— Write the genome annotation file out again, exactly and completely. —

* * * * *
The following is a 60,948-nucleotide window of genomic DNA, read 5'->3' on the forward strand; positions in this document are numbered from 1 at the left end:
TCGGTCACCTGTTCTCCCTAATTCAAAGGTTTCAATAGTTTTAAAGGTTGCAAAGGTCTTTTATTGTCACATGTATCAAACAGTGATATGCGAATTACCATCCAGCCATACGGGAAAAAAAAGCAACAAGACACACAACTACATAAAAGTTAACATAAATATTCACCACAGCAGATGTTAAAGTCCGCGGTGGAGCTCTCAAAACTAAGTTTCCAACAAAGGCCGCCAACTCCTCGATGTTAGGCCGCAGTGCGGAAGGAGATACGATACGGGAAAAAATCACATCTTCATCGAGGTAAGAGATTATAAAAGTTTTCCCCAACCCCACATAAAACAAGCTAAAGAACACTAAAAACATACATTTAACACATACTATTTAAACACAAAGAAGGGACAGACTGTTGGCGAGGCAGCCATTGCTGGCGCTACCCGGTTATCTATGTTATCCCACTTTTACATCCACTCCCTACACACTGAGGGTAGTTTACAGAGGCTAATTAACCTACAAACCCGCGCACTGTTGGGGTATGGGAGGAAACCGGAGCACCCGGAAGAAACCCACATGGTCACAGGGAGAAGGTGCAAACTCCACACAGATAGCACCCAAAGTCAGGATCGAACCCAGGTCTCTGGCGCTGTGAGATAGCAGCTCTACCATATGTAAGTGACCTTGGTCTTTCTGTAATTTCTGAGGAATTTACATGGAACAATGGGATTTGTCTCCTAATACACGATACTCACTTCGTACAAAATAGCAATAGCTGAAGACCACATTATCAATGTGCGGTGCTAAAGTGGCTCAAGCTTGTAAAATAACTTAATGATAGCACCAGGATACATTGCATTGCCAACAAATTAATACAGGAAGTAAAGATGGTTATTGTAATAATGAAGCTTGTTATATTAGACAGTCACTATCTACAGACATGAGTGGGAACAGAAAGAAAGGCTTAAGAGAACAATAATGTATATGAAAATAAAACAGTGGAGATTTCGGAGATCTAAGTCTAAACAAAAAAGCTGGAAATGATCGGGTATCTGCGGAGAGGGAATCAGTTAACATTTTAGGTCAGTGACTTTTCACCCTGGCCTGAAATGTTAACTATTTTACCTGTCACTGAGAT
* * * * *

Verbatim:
The following is a 60,948-nucleotide window of genomic DNA, read 5'->3' on the forward strand; positions in this document are numbered from 1 at the left end:
TCGGTCACCTGTTCTCCCTAATTCAAAGGTTTCAATAGTTTTAAAGGTTGCAAAGGTCTTTTATTGTCACATGTATCAAACAGTGATATGCGAATTACCATCCAGCCATACGGGAAAAAAAAGCAACAAGACACACAACTACATAAAAGTTAACATAAATATTCACCACAGCAGATGTTAAAGTCCGCGGTGGAGCTCTCAAAACTAAGTTTCCAACAAAGGCCGCCAACTCCTCGATGTTAGGCCGCAGTGCGGAAGGAGATACGATACGGGAAAAAATCACATCTTCATCGAGGTAAGAGATTATAAAAGTTTTCCCCAACCCCACATAAAACAAGCTAAAGAACACTAAAAACATACATTTAACACATACTATTTAAACACAAAGAAGGGACAGACTGTTGGCGAGGCAGCCATTGCTGGCGCTACCCGGTTATCTATGTTATCCCACTTTTACATCCACTCCCTACACACTGAGGGTAGTTTACAGAGGCTAATTAACCTACAAACCCGCGCACTGTTGGGGTATGGGAGGAAACCGGAGCACCCGGAAGAAACCCACATGGTCACAGGGAGAAGGTGCAAACTCCACACAGATAGCACCCAAAGTCAGGATCGAACCCAGGTCTCTGGCGCTGTGAGATAGCAGCTCTACCATATGTAAGTGACCTTGGTCTTTCTGTAATTTCTGAGGAATTTACATGGAACAATGGGATTTGTCTCCTAATACACGATACTCACTTCGTACAAAATAGCAATAGCTGAAGACCACATTATCAATGTGCGGTGCTAAAGTGGCTCAAGCTTGTAAAATAACTTAATGATAGCACCAGGATACATTGCATTGCCAACAAATTAATACAGGAAGTAAAGATGGTTATTGTAATAATGAAGCTTGTTATATTAGACAGTCACTATCTACAGACATGAGTGGGAACAGAAAGAAAGGCTTAAGAGAACAATAATGTATATGAAAATAAAACAGTGGAGATTTCGGAGATCTAAGTCTAAACAAAAAAGCTGGAAATGATCGGGTATCTGCGGAGAGGGAATCAGTTAACATTTTAGGTCAGTGACTTTTCACCCTGGCCTGAAATGTTAACTATTTTACCTGTCACTGAGAT